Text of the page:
Technical note on shooting events with the a7Rii
I strongly prefer shooting without having to turn the camera on and off all of the time since it interrupts shooting. It makes me start thinking about the camera as a pain in the ass rather than an extension of my eye. However, the Sony a7Rii forces me to switch it on and off between shots due to its terrible battery life. On the flip side, the Sony allows for the camera to be used and powered via its USB port. Knowing that shooting the Black Lives Matter protest was going to be a long and lively event, with no time to be worrying about turning the camera on and off, I grabbed a portable USB power bank to see if that could be any help.
I ran the power bank from my jacket pocket to my camera with a cord long enough to facilitate a full range of movement (overhead, down low, etc), and shot the entire day without turning the camera off but twice for about 5 minutes total. By the end of the day, I was absolutely floored by the results: all of my camera batteries were still fully charged and the power bank still showed 4 of 4 bars, indicating over 75% charge. I even charged my phone in that time. For the price of a single camera battery that might last an hour of continuous shooting, I came up with a solution that certainly seems like it could go a week straight. It makes sense though, the power bank I used was rated at 20,100 mAH and the Sony's batteries show 1,020 mAH.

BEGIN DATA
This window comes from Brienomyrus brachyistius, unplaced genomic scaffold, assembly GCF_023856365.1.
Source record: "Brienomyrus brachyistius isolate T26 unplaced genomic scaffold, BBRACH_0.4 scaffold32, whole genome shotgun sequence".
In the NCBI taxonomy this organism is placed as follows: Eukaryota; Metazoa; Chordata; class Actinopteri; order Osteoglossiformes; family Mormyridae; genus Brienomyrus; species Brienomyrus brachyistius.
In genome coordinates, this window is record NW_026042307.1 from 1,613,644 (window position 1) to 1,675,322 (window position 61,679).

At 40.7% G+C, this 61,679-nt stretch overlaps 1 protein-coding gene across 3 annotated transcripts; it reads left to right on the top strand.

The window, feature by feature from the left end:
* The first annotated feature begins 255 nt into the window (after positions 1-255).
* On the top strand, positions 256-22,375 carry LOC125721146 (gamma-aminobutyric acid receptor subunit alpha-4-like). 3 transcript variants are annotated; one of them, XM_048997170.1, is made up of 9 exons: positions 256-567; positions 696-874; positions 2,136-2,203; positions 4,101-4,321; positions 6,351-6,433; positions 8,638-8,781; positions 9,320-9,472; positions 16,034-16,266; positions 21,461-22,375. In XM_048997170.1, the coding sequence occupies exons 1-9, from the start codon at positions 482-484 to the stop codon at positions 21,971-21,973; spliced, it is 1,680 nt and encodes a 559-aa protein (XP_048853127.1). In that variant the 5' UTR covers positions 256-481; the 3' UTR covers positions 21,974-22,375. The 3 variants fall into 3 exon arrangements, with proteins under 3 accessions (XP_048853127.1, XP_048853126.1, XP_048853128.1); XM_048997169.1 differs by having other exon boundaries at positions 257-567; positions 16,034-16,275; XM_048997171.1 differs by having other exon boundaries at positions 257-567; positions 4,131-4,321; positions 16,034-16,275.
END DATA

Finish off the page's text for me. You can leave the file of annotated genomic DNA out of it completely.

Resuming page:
The cord didn't get in my way and never detached from the camera (though if it did, the camera would have been fine on its own battery power). For the better part of the day, I forgot it was there. With all of pluses of the a7Rii, like perfectly clean ISO 12,800 that I used when it got dark, the biggest detractor has always been battery life—but I'm happy to have solved that issue for most scenarios. I can definitely see myself using this frequently, and running the battery cord from my backpack on days where I don't need a jacket. For tripod setups and shoulder mounts, running from an external battery is a no-brainer.